Dual-boot, Mint, Tutorials/Tips

Dual-boot Linux Mint 11 and Windows 7

Dual-booting between a GNU/Linux distribution and Windows on a computer with one or more hard disks is a common practice for those who use both operating systems. It is a somewhat hassle-free approach to keeping a foot in both OS worlds. If you are new to Linux Mint and want to attempt dual-booting between Linux Mint 11 (see Linux Mint 11 review), the latest release of Linux Mint, and Windows 7 on a computer with one hard disk, this tutorial offers detailed instructions on how to accomplish the relatively simple task.

If your computer has more than one hard disk, the steps involved are virtually identical, and this guide can be of great help for setting up dual-booting on a computer with, say, two hard disks.

When configuring dual-booting on a single hard disk, the most important decision you will have to make is whether you want to install GRUB 2, the Linux Mint 11 boot loader, in the Master Boot Record (MBR) of the disk, so that when the computer boots, you will see this …

Or this, if you install Windows 7’s boot loader in the MBR.

Regardless of the option you choose, the result is not irreversible. For example, if you install Windows 7’s bootloader in the MBR and you change your mind, you can very easily overwrite it with GRUB. The reverse is also true. As a bonus, the simple steps involved in changing the boot loader installed in the MBR is made available at the end of this article.

Related Post:  Deploying Machine Learning workloads in Kubernetes clusters that support GPUs

The system used for this tutorial has an existing installation of Windows 7. If your computer has an existing installation of Windows 7 too, your first task is to free up enough space from Windows7. That space will then be used for installing Linux Mint 11. It is just as easy to free up space during the installation of Linux Mint, but this is my preferred method. If the computer you want to use has an existing installation of Windows, but you want to reinstall it, you can save yourself some time by leaving some unpartitioned space on the hard disk.

Okay, enough preliminary stuff. Ready to start? Me too. One more thing. If you have not done so already, download an installation image of Linux Mint 11 from here, burn it to a CD or DVD and keep it around.

To begin, boot into Windows 7, type partitions in the menu’s search filed. That will start the disk management application shown here. You can see that there are two partitions – the System Reserved, and the C drive. The first task is to create space for Linux Mint 11 by shrinking the C drive.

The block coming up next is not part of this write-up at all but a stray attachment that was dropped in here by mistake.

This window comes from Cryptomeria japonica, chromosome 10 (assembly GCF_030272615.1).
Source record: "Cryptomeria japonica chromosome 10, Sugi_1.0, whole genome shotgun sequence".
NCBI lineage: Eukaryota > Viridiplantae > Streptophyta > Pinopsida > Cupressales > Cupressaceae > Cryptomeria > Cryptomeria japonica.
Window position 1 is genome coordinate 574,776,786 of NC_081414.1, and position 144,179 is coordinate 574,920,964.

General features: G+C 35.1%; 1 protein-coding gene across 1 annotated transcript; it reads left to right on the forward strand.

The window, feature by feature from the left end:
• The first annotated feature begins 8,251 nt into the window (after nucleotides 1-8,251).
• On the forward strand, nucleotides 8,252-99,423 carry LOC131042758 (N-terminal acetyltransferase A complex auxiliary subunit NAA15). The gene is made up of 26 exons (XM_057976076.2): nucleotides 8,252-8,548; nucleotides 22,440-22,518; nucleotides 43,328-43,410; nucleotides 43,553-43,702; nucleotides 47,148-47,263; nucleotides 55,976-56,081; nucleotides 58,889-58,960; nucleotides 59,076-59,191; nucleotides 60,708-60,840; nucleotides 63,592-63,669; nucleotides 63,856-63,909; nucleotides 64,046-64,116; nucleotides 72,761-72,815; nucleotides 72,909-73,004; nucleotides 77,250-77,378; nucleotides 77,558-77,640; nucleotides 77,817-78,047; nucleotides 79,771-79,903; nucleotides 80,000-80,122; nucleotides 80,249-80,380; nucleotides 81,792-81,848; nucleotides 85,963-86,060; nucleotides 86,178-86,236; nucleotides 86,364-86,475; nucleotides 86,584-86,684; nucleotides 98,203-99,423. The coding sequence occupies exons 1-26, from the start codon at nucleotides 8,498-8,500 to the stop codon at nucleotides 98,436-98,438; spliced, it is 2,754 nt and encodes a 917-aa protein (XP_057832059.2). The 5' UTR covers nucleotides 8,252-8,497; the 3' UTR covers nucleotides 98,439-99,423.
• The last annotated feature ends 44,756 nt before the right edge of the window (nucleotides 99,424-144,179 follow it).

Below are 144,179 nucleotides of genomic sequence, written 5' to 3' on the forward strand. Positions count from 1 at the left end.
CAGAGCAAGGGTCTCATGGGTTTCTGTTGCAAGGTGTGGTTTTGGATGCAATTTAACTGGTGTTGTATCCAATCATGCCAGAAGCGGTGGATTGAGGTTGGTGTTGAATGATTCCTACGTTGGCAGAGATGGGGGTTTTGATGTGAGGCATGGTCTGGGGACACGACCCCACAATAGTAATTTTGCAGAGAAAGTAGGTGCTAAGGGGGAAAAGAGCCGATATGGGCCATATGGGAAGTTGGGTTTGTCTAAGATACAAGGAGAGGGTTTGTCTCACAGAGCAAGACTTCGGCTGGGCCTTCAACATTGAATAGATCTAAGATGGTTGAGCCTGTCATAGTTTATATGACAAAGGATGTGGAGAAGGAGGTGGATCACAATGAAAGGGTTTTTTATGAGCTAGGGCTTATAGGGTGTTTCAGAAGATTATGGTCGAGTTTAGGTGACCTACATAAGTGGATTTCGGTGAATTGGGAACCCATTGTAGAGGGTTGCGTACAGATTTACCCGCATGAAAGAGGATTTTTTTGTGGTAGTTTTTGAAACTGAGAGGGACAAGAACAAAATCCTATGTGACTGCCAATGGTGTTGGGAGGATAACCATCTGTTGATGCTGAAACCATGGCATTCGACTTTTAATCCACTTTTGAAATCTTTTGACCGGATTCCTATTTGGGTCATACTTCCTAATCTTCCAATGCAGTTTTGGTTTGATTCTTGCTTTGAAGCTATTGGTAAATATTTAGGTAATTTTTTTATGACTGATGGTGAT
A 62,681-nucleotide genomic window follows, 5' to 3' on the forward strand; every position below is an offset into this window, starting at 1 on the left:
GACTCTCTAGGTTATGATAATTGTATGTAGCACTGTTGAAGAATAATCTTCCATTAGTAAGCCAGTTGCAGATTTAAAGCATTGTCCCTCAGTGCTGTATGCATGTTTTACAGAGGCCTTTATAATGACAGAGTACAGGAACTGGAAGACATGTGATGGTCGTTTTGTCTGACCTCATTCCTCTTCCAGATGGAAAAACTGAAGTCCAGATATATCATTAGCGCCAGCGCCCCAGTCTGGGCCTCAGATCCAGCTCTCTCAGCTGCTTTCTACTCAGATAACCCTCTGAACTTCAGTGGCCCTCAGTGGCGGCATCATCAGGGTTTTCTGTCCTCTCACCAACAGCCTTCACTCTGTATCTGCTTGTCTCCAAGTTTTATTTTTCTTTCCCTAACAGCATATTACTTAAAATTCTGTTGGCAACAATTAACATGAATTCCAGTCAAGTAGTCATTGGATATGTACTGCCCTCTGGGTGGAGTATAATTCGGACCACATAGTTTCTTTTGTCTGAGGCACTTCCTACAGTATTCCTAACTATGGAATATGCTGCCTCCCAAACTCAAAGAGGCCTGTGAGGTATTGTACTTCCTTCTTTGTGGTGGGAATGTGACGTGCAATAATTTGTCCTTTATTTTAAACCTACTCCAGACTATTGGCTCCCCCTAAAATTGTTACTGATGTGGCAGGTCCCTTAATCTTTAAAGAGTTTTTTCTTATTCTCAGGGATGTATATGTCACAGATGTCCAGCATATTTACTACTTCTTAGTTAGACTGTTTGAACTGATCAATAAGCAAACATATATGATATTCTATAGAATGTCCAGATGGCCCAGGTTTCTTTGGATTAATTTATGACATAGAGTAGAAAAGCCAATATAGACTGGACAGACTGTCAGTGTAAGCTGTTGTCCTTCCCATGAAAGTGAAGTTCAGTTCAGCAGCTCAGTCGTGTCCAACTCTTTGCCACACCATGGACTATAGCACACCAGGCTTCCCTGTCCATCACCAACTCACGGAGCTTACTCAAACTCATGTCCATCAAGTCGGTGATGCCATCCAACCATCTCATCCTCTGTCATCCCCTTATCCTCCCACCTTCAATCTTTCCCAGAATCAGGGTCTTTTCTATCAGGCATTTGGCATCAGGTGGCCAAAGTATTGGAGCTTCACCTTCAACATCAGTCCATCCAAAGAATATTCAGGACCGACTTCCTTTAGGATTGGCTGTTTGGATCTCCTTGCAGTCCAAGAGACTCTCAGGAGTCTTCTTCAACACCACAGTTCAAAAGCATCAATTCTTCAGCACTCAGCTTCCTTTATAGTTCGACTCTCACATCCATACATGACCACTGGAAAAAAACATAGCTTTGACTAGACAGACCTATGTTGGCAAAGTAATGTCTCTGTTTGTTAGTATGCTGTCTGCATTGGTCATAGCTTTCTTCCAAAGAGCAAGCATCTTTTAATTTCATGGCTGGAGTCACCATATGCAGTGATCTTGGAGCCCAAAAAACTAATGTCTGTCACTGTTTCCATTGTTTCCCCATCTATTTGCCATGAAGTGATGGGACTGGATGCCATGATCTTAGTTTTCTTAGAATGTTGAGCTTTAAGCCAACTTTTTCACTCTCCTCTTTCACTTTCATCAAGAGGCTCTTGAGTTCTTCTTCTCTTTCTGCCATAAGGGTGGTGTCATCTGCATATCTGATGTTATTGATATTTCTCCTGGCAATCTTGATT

To do that, right-click anywhere on the drive and select “Shrink Volume…”

The disk management tool will always shrink the disk by half unless there is data in more than half of the disk. Unless you know what you are doing, click Shrink.

The surgical operation is complete. The Unallocated space is where Linux Mint 11 will be installed. Exit the disk management application, insert Linux Mint 11 installation CD or DVD and reboot the computer.

Related Post:  How to boost the physical security posture of your Linux-powered computer

As it boots up you will see the boot menu. Linux Mint 11 is a Live CD/DVD, and you can only start installation from the Live environment. So, press Enter on the keyboard.

Once in the Live environment, click the Install Linux Mint icon on the desktop, then click Forward twice to get to the step shown here. The automated partitioner of the installer does not detect the free space, so the only way to partition and install Linux Mint 11 on it is to use the installer’s Advanced partitioning tool. To get to the Advanced partitioning tool’s window, select “Something Else,” then click Forward.

Please share:

We Recommend These Services

Register now for Big Data & AI Conference, international Big Data and AI conference in Dallas, TX (USA), June 27 - 29, 2019

Reasons to use control panel for your server

Register for the End-to-end Machine Learning with TensorFlow on Google Cloud Platform workshop. It will be conducted by the manager of Google's Cloud AI Advocacy team

Launch an SSD VPS in Europe, USA, Asia & Australia on Vultr's KVM-based Cloud platform starting at $5:00/month (15 GB SSD, 768 MB of RAM).


  1. Ishaan Sahai

    I shrunk the C partition to have some free space. Getting into Mint [15] where there is no ‘alongside’ option, I say that my free space read as ‘unusable.’
    I did some research and found that with all HP computers, there are already 4 primary partitions. All are important, so I don’t want to delete them. And 4 is the maximum number of partitions per hard drive.
    I have already installed Ubuntu alongside Windows 7 from before. The ‘alongside’ option was available.
    I could just use Wubi’s ‘inside Windows’ option, but that would require me to uninstall Ubuntu, which I do not want.
    I am not sure what to do.

  2. Does it make a difference if you create the partitions in a different order, such as, boot, root, swap
    instead of boot,swap,root ??

    I ask because i read another tutorial some tyime ago that did it in that order

    • I’ve seen Swap as the first partition, followed by root. so the order does not seem to matter. However, when dual-booting, the location of the boot partitin relative to the first sector of the hard drive matters, as the system will fail to boot if the boot partition is located way out.

  3. Hi, Im trying to find instruction like this the other way around install mint first then windows 7, I found your tutorial guide -> http://www.linuxbsdos.com/2012/01/14/manual-disk-partitioning-guide-for-linux-mint-12-kde/ but I cannot find the continuetion of this. please help thanks

  4. thanks for such a great and easy way to make the things clear. actually I installed Linux mint 14 along with windows xp(already installed and working).but easybcd is showing the same error for me as what is given a few comments below by TRZALICA.i found on net that it doesn’t work for systems having only windows xp(and not windows vista/7 alongside)